4. Overhead—this is one of the most misunderstood and often overlooked portions of a transition based on my experience. Though this really goes under the Business Model section above, it merits its own discussion. The overhead value will make or break your transition plans because overhead is inversely related to your cashflow and cashflow is the #1 determining factor in a formal appraisal of a dental practice value. The lower your overhead, the higher the income you make from the practice—and the more you make, the more your practice will be worth. From a planning standpoint, the lower your overhead is, the easier it will be able bring in an associate at an appropriate salary without cannabalizing your income while also lowering your relative risk to bring them into your practice. As a host dentist, you have to offer some sort of a base salary to compete for the top talent available because your competition is and those associates need some sort of guaranteed income to deal with their six figure student loan debt. To help offset the cost of bringing in an associate to be a partner, look at expanding your schedule and spreading your costs over a 5-day workweek. To have 2 dentists in a practice and not be open 5 days is not an efficient use of your business model. To compensate for this, stagger your schedule so you work one day by yourself, they work at least a day or two alone, and have the other days be the ones where you work together.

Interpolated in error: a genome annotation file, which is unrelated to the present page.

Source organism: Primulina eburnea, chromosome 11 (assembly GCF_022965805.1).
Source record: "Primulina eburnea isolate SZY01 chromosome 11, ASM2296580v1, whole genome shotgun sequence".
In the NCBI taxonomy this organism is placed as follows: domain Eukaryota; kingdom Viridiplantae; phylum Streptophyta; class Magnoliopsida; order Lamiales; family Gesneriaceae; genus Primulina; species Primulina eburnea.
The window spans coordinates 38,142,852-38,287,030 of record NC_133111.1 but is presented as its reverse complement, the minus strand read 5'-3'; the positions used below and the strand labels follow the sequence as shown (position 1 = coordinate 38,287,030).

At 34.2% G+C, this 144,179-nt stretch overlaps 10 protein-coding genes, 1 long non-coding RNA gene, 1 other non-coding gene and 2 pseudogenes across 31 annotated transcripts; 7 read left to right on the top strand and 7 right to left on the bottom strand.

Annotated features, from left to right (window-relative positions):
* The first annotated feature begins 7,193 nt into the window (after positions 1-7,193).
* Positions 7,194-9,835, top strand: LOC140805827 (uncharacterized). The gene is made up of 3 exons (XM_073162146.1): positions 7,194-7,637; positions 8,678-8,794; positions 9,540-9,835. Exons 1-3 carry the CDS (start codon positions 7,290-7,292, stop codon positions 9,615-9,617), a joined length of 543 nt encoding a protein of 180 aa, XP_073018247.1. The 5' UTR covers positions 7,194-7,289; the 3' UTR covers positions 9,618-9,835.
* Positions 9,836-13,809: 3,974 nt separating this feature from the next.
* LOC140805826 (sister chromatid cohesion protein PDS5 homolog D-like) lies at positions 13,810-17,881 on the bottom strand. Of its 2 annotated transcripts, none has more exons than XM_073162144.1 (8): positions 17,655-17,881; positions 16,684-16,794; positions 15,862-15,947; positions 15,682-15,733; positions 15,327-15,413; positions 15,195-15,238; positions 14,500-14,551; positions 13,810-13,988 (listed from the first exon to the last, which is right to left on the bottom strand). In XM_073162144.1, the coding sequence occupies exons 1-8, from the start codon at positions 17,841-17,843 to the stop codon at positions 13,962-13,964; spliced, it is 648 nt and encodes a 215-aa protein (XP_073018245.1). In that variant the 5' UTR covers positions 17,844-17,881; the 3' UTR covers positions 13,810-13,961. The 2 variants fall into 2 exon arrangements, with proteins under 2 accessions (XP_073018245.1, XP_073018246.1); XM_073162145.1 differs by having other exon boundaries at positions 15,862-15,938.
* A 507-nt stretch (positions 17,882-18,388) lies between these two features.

5. Personal monetary stability—if you covered the first four items above, you’ll already be way ahead of the curve when it comes to your transition, but all of this is for naught if you can’t afford to retire, so considering your personal retirement situation is a huge factor in this as well. A statistic was real was released by the ADA a few years back stating that 96% of dentists under save for retirement to support their current lifestyle. It doesn’t have to be that way because you still have control over that as you plan for your retirement. If you think you’ll be hitting the lottery with your transition, I’m sorry to inform you that you will not. An appropriately-priced practice typically sells for 60-70% of the previous year’s revenues, so unless you live in geographically desirable area like Hilton Head, you won’t get much above that without gouging the associate. Also remember too that the price you sell for (as well as how it is allocated for tax purposes) will dictate how the transition is taxed. At a minimum, you’ll be looking at 15% and as high as 45% all in to be paid to Uncle Sam so pay close attention to ideally structuring the deal as an stock sell if you are selling or an asset sell if you are buying. Most importantly, don’t sweat the small stuff if the cashflow works for both sides and you really like the transition plan in place. After all, cashflow does trump everything and unfortunately, I’ve seen too many transitions blow up on something as meaningless as a percent of classification applied to goodwill.